A pastoral is an imitation of the action of a shepherd, or one considered under that character. The form of this imitation is dramatic, or narrative, or mixed of both '; the fable simple, the manners not too polite nor too rustic: the thoughts are plain, yet admit a little quickness and passion, but that short and flowing the expression humble, yet as pure as the language will afford; neat, but not florid; easy, and yet lively. In short, the fable, manners, thoughts, and expressions, are full of the greatest sim→ plicity in nature.
The complete character of this poem consists in simplicity, brevity, and delicacy; the two first of which render an eclogue natural, and the last delightful.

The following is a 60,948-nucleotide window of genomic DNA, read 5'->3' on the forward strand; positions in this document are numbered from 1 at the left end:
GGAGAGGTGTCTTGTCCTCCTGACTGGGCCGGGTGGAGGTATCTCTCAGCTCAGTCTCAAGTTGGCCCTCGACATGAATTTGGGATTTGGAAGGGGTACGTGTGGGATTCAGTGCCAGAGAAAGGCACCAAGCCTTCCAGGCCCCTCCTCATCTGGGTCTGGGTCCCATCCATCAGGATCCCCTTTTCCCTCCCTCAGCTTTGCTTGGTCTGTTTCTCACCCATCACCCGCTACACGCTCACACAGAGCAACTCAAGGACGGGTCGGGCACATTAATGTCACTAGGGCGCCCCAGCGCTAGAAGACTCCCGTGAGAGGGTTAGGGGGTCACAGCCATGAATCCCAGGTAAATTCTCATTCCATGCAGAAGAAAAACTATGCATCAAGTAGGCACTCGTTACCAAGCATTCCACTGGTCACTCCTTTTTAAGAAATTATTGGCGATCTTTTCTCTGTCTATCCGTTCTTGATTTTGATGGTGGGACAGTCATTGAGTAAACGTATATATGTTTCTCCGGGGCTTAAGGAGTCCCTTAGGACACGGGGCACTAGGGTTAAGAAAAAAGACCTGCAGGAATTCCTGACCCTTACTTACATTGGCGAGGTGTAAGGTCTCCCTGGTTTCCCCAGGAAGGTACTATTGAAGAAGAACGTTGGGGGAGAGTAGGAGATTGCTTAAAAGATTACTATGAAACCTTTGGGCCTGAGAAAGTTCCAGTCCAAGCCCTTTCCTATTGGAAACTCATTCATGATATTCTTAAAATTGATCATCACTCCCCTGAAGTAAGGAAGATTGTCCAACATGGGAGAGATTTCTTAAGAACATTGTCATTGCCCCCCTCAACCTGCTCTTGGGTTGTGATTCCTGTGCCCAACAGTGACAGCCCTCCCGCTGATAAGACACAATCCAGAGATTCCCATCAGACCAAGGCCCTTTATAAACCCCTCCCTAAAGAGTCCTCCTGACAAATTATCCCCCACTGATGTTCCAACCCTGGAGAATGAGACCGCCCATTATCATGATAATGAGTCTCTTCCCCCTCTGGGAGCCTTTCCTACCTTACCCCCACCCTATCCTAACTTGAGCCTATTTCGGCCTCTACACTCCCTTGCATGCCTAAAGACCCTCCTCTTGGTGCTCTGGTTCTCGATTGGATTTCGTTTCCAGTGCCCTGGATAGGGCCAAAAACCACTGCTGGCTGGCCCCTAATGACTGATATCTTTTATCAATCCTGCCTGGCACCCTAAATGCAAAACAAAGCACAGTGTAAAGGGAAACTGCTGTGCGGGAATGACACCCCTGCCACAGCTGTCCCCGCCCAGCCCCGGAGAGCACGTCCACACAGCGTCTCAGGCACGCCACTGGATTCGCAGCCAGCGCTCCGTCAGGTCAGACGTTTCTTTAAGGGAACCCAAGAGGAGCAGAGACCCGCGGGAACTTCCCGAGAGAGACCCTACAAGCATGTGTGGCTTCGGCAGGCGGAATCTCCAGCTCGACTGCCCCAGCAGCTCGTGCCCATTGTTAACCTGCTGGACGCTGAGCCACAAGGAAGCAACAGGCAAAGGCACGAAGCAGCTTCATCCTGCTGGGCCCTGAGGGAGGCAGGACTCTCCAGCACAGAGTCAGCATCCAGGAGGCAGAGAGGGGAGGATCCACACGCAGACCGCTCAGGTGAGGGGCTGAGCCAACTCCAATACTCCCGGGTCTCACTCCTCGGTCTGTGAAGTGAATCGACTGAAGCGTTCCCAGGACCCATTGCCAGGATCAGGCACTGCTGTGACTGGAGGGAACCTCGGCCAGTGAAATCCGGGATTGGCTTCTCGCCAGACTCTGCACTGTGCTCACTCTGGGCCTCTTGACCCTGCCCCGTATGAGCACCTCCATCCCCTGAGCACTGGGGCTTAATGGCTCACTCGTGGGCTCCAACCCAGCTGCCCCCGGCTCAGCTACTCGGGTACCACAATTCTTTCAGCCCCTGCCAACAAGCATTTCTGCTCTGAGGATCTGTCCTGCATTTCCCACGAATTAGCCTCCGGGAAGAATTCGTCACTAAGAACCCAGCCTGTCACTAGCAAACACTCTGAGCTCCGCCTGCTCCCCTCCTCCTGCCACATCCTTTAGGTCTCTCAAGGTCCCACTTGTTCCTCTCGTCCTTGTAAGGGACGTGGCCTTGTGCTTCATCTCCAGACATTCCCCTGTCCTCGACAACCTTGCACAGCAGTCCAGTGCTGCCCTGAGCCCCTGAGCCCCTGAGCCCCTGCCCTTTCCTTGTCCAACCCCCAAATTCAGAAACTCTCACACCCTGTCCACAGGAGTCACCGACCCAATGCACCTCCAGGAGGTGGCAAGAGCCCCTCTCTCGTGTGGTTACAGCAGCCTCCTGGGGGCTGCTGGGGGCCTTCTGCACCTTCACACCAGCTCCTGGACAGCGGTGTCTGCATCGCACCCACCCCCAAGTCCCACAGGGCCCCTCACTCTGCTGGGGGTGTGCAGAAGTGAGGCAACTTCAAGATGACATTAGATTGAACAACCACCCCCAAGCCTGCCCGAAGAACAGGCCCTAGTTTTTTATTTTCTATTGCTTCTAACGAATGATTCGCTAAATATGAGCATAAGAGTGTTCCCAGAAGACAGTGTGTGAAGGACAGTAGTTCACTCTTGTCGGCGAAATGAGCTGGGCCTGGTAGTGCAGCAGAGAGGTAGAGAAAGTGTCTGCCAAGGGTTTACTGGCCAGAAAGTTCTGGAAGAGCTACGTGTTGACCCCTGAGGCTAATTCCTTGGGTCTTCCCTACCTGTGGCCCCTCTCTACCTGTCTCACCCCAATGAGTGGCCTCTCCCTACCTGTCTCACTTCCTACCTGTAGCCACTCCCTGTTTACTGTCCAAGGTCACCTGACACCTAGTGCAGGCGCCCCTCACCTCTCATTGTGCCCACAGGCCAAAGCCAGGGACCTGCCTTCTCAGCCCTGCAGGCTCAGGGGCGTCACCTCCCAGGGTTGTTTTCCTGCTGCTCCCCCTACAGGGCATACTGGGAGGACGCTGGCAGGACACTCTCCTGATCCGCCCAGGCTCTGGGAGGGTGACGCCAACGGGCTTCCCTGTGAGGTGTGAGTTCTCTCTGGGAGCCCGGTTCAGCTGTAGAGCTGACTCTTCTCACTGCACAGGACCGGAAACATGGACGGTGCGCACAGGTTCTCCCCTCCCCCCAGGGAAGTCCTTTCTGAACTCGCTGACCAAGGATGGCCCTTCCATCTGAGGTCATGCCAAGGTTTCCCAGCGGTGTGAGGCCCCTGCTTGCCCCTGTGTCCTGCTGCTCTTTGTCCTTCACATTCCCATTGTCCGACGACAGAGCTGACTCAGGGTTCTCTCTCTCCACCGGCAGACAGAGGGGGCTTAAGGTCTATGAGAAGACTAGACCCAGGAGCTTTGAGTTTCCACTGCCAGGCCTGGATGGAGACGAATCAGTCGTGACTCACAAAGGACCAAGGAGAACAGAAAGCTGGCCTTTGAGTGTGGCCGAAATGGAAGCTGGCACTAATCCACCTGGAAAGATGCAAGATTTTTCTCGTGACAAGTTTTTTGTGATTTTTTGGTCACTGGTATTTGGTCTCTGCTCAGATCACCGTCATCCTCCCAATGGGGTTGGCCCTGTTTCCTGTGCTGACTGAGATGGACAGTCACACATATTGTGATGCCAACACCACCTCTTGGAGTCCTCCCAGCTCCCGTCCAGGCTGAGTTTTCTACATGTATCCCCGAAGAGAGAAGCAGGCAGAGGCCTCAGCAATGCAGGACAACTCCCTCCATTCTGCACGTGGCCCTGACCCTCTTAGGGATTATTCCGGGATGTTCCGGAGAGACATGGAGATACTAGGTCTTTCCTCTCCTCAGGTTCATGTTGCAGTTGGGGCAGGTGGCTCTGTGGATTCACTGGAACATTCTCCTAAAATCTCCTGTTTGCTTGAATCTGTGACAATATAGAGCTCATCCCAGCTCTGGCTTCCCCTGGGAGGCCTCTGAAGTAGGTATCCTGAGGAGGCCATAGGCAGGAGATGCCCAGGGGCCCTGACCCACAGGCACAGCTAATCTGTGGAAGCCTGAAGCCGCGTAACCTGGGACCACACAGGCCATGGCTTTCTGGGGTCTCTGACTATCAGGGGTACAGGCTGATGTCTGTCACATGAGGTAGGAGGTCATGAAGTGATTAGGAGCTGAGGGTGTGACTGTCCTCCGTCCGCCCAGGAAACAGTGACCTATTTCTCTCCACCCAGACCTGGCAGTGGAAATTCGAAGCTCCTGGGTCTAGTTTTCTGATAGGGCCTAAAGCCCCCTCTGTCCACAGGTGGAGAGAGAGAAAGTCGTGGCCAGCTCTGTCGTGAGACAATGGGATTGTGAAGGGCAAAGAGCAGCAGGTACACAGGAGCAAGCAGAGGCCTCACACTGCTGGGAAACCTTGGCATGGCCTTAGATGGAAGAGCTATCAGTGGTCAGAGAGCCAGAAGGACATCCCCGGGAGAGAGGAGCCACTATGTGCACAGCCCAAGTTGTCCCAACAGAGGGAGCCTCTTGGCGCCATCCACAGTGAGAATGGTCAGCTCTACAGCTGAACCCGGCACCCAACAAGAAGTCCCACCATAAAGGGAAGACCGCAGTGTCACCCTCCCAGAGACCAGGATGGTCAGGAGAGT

If we could copy Nature, it may be useful to take this idea along with us, that pastoral is an image of what they call the Golden Age. So that we are not to describe our shepherds as shepherds at this day really are, but as they may be conceived then to have been, when the best of men followed the employment. To carry this resemblance yet further, it would not be amiss to give these shepherds some skill in astronomy, as far as it may be useful to that sort of life. And an air of piety to the Gods should shine through the poem, which so visibly appears in all the works of antiquity; and it ought to preserve some relish of the old way of writing: the connection should be loose, the narrations and descriptions short, and the periods concise: yet it is not sufficient, that the sentences only be brief; the whole eclogue should be so too; for we cannot suppose poetry in those days to have been the business of men, but their recreation at vacant hours.